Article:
When Your Partner Doesn’t Like Your Friends’ Partners
Why is it so difficult to find couple friends that you and your partner have great chemistry with? Any couple who has been together for a while knows that finding another couple with whom, when you spend time with them, everyone feels like they are winning, is like finding a unicorn. For the most part, every time another couple invites you and your honey out to dinner (or worse, on a vacation) you find yourselves arguing because one of you would love to go, but the other would be making a major sacrifice. When you’re in a serious relationship, your partner is first tasked with becoming friends with your friends. That, typically, is doable. But then he’s faced with a second step: becoming friends with those friends’ partners. That’s a leap some people cannot make. Here’s what it’s like when your partner doesn’t like your friends’ partners.
You have to make a lot of excuses
You often find yourself having to explain to your friends, when several couples go to dinner and you show up stag, why your partner isn’t there. You’ve become an expert at making excuses for him.
You owe him one—a lot
Anytime your partner does hang out with that one couple in which he’s not crazy about the guy, you owe him big time. You have to eat where he wants to eat or watch the movies he wants to watch for the next week.
Every invitation induces panic
Every time a couple your partner isn’t nuts about invites you two out, you just panic. You instantly think, “Okay—now I need to find a way to get him out of this.” Or, you know you’ll have to owe him one big time if he goes.
Proposed couples vacations=huge arguments
About once a year, that one couple tries to invite you two on a trip. You think your partner will come around. He doesn’t. And you get into a huge blowout fight about it.
Some friends think he’s a bad partner
Some of your friends assume he’s a bad partner because he’s barely present on triple date night or at some parties. They don’t realize it’s just those specific instances that he isn’t present.
Sometimes, you think he’s being difficult
Sometimes you really feel like he’s just being difficult. Some of your friends are dating or married to men who you genuinely think your partner should/could hit it off with, and that he’s not making the effort.
When you do find a couple he likes…
When you discover that your partner loves one of the husbands of one of your friends, you try to see that couple as much as possible. Hey—it’s a chance for you to be with a buddy, without making your partner suffer.
But you can’t play favorites
You have to be careful not to hang out with that one couple you both love too much. The other couples will notice and feel like you’re playing favorites.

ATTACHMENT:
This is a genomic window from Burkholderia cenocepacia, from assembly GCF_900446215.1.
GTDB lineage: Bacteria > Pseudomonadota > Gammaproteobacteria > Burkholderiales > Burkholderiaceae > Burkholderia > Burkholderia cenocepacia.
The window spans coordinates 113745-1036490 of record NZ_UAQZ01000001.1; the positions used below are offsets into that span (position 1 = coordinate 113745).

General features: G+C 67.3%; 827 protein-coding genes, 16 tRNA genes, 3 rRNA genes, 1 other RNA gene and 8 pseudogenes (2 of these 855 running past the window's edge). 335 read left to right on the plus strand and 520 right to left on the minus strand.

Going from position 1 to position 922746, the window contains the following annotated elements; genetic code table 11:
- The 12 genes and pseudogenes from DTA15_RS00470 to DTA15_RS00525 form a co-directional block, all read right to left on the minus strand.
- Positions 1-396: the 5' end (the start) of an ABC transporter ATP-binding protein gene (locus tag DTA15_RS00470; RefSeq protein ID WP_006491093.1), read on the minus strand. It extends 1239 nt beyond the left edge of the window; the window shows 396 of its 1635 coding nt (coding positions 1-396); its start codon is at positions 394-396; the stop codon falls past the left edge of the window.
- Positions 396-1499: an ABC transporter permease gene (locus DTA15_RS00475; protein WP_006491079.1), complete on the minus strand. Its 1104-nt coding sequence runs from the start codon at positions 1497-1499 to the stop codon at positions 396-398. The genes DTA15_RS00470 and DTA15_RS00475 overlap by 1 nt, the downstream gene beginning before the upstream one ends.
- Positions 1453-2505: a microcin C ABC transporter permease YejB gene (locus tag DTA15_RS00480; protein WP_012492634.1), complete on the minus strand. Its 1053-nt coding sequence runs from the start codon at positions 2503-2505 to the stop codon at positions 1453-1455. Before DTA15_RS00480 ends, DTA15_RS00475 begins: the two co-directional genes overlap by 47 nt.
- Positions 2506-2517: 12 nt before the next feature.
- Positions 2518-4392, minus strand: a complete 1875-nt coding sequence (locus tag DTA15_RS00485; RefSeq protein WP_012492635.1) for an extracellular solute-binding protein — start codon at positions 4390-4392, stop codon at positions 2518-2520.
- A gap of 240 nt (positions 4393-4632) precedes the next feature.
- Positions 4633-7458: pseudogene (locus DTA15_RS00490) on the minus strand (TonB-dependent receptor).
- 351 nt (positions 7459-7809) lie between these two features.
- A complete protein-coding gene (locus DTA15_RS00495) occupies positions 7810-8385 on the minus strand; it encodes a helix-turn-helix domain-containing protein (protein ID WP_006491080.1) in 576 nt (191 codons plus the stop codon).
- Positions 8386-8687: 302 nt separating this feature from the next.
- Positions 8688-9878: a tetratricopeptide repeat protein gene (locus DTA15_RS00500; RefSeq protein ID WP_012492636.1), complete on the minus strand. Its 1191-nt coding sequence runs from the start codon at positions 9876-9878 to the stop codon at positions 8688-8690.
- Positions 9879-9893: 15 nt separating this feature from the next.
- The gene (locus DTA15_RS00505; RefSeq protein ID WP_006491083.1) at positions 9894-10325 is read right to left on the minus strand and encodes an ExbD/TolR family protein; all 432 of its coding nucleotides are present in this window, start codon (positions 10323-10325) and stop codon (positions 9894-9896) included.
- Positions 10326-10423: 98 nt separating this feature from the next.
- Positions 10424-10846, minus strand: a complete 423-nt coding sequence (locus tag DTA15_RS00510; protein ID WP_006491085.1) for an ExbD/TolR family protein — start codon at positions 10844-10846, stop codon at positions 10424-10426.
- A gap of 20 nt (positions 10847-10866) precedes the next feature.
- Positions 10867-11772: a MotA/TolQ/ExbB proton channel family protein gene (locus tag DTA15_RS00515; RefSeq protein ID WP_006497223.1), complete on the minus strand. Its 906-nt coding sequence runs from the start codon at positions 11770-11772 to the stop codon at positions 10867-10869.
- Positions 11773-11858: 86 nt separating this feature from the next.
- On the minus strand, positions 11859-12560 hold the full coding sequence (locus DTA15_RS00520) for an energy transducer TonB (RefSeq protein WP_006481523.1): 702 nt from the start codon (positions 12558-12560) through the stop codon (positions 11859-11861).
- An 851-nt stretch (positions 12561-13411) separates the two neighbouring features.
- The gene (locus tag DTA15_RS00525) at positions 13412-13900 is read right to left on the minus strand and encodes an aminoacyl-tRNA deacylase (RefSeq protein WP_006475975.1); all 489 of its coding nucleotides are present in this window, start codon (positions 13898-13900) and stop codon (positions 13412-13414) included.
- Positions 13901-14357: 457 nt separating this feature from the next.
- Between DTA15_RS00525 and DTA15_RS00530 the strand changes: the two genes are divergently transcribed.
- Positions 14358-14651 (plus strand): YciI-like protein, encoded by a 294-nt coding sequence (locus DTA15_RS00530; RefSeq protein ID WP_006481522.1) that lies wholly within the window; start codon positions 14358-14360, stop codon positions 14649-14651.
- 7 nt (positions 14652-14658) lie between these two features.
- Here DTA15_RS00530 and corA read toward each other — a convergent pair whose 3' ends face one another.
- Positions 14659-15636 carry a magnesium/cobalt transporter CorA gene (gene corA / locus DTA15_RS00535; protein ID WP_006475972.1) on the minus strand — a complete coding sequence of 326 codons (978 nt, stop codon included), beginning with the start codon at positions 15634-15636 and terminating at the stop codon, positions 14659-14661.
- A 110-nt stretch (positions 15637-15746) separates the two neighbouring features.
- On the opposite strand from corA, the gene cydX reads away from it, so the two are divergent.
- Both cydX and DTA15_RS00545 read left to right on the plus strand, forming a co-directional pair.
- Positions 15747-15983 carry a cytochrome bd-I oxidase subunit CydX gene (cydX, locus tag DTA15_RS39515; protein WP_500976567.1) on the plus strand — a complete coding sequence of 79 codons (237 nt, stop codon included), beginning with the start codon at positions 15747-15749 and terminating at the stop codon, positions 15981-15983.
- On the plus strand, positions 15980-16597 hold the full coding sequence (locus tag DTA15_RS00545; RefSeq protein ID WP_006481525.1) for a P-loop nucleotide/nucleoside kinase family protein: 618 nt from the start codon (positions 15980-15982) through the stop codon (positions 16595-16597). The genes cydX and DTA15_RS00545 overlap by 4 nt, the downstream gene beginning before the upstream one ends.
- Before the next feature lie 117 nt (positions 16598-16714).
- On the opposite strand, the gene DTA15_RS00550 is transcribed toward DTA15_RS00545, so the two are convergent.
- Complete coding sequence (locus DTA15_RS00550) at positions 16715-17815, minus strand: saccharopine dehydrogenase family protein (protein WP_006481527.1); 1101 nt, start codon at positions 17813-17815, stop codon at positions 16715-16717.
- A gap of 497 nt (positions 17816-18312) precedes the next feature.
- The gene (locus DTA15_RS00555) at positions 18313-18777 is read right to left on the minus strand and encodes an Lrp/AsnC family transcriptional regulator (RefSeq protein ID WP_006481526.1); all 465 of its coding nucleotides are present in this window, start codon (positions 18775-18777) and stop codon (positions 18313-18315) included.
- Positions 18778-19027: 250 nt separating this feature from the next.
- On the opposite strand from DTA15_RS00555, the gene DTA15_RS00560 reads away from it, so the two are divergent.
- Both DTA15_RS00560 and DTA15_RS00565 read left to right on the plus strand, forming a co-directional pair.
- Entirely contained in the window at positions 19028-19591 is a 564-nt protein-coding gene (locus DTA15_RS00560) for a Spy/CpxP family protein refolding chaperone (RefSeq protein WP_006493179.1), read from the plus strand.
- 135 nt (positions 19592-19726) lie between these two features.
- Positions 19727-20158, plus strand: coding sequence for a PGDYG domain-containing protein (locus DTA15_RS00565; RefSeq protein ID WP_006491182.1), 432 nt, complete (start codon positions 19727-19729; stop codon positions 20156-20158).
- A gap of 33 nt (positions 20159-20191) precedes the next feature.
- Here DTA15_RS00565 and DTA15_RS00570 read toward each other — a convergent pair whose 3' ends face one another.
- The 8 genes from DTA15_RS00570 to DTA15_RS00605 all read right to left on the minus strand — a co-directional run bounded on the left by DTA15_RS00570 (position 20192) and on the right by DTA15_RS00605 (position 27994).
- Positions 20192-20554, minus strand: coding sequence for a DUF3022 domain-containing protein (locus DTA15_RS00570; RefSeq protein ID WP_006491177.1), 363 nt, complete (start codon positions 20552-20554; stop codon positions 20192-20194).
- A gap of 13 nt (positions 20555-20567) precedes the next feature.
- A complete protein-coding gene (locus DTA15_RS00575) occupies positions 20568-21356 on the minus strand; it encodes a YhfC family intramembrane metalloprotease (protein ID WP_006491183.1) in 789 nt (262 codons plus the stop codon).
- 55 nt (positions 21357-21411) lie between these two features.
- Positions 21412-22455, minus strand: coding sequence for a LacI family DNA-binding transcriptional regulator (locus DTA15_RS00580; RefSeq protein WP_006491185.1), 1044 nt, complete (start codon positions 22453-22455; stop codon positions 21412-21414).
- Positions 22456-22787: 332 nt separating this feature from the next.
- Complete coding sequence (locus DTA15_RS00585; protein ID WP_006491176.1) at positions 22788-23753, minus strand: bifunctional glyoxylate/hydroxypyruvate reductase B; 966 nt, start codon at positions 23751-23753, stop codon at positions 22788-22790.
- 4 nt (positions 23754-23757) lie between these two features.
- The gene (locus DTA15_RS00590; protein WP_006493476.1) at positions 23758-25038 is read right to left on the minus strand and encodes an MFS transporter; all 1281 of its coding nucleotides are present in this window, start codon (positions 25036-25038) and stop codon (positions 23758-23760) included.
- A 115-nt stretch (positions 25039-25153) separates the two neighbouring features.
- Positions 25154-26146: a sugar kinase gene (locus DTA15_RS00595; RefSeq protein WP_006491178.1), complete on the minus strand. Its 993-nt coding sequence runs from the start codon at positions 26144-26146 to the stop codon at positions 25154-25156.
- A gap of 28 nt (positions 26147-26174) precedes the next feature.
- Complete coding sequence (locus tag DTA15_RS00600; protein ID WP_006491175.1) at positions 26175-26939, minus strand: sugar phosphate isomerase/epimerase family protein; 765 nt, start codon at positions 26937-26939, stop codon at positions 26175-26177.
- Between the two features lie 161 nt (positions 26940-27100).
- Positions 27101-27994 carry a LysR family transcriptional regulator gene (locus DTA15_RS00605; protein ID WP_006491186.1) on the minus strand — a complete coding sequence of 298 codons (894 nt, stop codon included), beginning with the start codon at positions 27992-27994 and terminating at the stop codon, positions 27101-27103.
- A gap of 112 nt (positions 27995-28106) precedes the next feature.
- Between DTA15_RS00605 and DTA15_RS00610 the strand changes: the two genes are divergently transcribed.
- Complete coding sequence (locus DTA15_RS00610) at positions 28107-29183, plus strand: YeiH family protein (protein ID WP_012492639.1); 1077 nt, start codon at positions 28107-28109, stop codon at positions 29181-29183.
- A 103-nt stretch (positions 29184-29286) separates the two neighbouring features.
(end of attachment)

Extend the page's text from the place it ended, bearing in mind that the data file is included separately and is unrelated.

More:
Sometimes you have to pad the group
You can sometimes get away with inviting that couple your partner doesn’t like so long as you invite other people, and pad the group with friends your partner likes.
You have to pick and choose your engagements
If two couples—both of which your partner isn’t a huge fan—invites you two to things you’d really like to attend in the same month, you can only ask your partner to be your plus one to one.
You naturally see his friends more
I’ll just say it: women do a better job of hitting it off with and having fun with new women than men do with new men. So, you always have a great time with your partner’s friends’ wives and girlfriends. Because of this, you, as a couple, spend more time with his friends than yours.
That can make you resentful
Even though you genuinely have a lot of fun with your partner’s friends and their wives and girlfriends, sometimes you really resent the fact that you’ve seen his friends three times in the last month and yours…not at all.
Your friends think you’re choosing him
Oh, and your friends definitely notice that you seem to dip into your partner’s social group more than the other way around. It makes them think you’re one of those clingy girlfriends whose boyfriends is her life.
Wedding invites can feel awkward
You feel bad when a friend invites you to her wedding, and you know your partner hasn’t made a huge effort with her fiancé. You get it—they aren’t really compatible as friends—but it still doesn’t feel good showing up and enjoying the open bar.
You want to tell him to suck it up
Sometimes you want to tell your partner to get the F*&# over it because he’s making your life very difficult. But then you think of all of the things you don’t want to do that he doesn’t force you to do and think you’d like to keep it that way.